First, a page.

Theresa May has now fleshed out her plans for Britain to leave the EU and become an independent, self-governing nation. With more detail emerging about the economic plan, it’s time to look at the democratic implications.

Serious thinking about democracy can all too often get left behind and the public shut out of these debates, as we’ve seen with English devolution. How our democracy actually takes shape after Brexit goes beyond the two-year negotiating window, and it has to mean the public will have a strong say. After all, given the focus on ‘where power lies’ during the campaign (summed up the powerful slogan ‘take back control’), it would be ironic if this wasn’t a priority.

Theresa May says the vote was about restoring parliamentary democracy by bringing back sovereignty to the UK Parliament. This is uncontroversial – after all, many people identified the issue of laws ‘being made in Brussels’ as part of a more general unease. But it is only part of the picture. The transfer will take place at the same time as the ongoing transfer of powers from Westminster to Scotland, Wales and NI, as well as devolution within England. In other words, it will happen just as power is shifting between and within the nations of the UK – with obvious ramifications for our Union.

People feel a physical remoteness from Westminster, Holyrood and the Senedd, but that distance is knitted into a growing anti-establishment sentiment. So now is an opportunity to capitalise on the positive political interest stimulated by the vote, and convert it into a sustainable mode of political engagement – with genuinely powerful citizens.

So the first question is this: what is the public role in shaping the form of Brexit?

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The results of the Electoral Commission’s latest survey are in – here’s what the public thinks about voting

thumbnail_phil-thompson-4The results of the Electoral Commission’s latest public opinion survey on the experience of participation in elections have been published today. Phil Thompson, the Commission’s Head of Research, outlines the results. Overall the findings are positive, with confidence that elections are well run increasing by from 66 per cent to 76 per cent in the last year. Satisfaction with the voter registration system has also increased, from 75 per cent to 80 per cent. However, satisfaction continues to be lowest among younger age groups which are the least likely to be registered to vote.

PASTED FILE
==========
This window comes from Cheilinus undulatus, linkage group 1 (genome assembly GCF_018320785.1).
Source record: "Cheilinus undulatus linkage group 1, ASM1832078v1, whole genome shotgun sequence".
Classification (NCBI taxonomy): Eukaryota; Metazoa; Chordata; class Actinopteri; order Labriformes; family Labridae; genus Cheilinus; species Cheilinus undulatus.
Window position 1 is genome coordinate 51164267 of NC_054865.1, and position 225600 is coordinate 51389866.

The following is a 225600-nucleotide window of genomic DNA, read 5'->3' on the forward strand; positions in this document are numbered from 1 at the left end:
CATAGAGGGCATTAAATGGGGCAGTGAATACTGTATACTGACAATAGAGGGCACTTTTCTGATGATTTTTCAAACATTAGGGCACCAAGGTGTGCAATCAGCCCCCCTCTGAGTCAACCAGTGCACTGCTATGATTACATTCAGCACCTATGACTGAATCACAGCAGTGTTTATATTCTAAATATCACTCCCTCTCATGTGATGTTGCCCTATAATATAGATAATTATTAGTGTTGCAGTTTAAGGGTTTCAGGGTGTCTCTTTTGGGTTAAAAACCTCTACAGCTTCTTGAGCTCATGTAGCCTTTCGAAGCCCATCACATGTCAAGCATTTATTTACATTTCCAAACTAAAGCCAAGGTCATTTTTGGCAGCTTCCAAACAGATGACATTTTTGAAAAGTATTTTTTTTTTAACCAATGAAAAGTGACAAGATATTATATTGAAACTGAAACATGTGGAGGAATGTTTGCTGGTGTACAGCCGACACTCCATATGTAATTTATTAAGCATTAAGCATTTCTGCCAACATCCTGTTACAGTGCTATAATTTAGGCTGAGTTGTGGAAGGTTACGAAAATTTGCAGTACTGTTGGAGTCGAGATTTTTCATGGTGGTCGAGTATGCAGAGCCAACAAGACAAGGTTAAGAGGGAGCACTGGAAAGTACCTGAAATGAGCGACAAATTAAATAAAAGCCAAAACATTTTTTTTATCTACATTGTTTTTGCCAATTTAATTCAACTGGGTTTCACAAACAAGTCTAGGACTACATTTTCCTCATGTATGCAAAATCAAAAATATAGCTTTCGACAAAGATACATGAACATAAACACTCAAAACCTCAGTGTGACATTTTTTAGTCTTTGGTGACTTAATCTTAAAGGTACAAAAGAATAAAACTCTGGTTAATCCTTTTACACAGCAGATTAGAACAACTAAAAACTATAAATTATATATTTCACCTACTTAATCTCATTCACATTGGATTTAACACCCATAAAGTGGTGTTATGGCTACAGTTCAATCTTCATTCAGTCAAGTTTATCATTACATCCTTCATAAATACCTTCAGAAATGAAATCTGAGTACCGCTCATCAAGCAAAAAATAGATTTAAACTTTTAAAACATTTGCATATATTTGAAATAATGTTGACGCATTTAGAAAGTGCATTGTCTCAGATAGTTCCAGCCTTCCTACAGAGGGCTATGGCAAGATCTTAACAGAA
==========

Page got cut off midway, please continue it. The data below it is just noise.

The Electoral Commission aims to put voters’ interests at the centre of everything we do. To achieve this, it’s essential to find out how people think and feel about the electoral process. Like many organisations, we use public opinion research to help us do this.

We conduct a public opinion survey after every poll held in order to monitor the experience of participating in specific elections. In addition, we conduct the ‘Winter Tracker’, an annual UK-wide survey, every December. This covers a range of electoral issues and is designed to provide an overview of public sentiment towards the process of voting and democracy in the UK more broadly.

After the significant polls of 2016, the results this year show that confidence in and satisfaction with the system overall have improved. Three quarters (76 per cent) are confident that elections are well run in Great Britain and Northern Ireland, compared to 66 per cent in 2015. In line with this, 77 per cent said that they are satisfied with the process of voting at elections, up from 68 per cent in 2015.

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As might be expected, those that participate in the electoral process tend to have a more positive view of it than those that do not. Those that say they ‘always vote’ are significantly more likely to say that they are confident that elections are well run (82 per cent) than those that say they ‘sometimes vote’ (62 per cent) and never vote (48 per cent).

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The role of referendums in the UK: the question of balance